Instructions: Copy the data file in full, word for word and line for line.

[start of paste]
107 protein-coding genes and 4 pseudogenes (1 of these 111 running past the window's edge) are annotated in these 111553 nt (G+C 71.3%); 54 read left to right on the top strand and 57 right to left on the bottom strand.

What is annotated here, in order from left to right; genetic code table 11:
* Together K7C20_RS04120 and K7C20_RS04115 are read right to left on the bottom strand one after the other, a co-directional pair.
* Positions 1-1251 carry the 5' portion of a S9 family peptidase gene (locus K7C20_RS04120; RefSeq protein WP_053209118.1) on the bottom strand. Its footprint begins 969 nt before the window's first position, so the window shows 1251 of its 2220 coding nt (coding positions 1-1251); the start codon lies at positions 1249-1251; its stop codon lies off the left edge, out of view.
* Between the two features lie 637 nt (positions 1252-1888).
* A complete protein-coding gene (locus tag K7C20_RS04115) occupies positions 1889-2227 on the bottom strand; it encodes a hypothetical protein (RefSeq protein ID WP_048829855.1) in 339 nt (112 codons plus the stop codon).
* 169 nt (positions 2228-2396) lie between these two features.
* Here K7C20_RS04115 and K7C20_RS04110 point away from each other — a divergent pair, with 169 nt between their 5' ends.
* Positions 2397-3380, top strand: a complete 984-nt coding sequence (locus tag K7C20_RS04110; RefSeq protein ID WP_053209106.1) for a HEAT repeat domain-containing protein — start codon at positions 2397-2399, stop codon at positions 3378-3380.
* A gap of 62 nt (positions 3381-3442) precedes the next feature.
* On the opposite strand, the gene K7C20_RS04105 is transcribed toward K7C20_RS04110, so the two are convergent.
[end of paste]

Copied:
107 protein-coding genes and 4 pseudogenes (1 of these 111 running past the window's edge) are annotated in these 111553 nt (G+C 71.3%); 54 read left to right on the top strand and 57 right to left on the bottom strand.

What is annotated here, in order from left to right; genetic code table 11:
* Together K7C20_RS04120 and K7C20_RS04115 are read right to left on the bottom strand one after the other, a co-directional pair.
* Positions 1-1251 carry the 5' portion of a S9 family peptidase gene (locus K7C20_RS04120; RefSeq protein WP_053209118.1) on the bottom strand. Its footprint begins 969 nt before the window's first position, so the window shows 1251 of its 2220 coding nt (coding positions 1-1251); the start codon lies at positions 1249-1251; its stop codon lies off the left edge, out of view.
* Between the two features lie 637 nt (positions 1252-1888).
* A complete protein-coding gene (locus tag K7C20_RS04115) occupies positions 1889-2227 on the bottom strand; it encodes a hypothetical protein (RefSeq protein ID WP_048829855.1) in 339 nt (112 codons plus the stop codon).
* 169 nt (positions 2228-2396) lie between these two features.
* Here K7C20_RS04115 and K7C20_RS04110 point away from each other — a divergent pair, with 169 nt between their 5' ends.
* Positions 2397-3380, top strand: a complete 984-nt coding sequence (locus tag K7C20_RS04110; RefSeq protein ID WP_053209106.1) for a HEAT repeat domain-containing protein — start codon at positions 2397-2399, stop codon at positions 3378-3380.
* A gap of 62 nt (positions 3381-3442) precedes the next feature.
* On the opposite strand, the gene K7C20_RS04105 is transcribed toward K7C20_RS04110, so the two are convergent.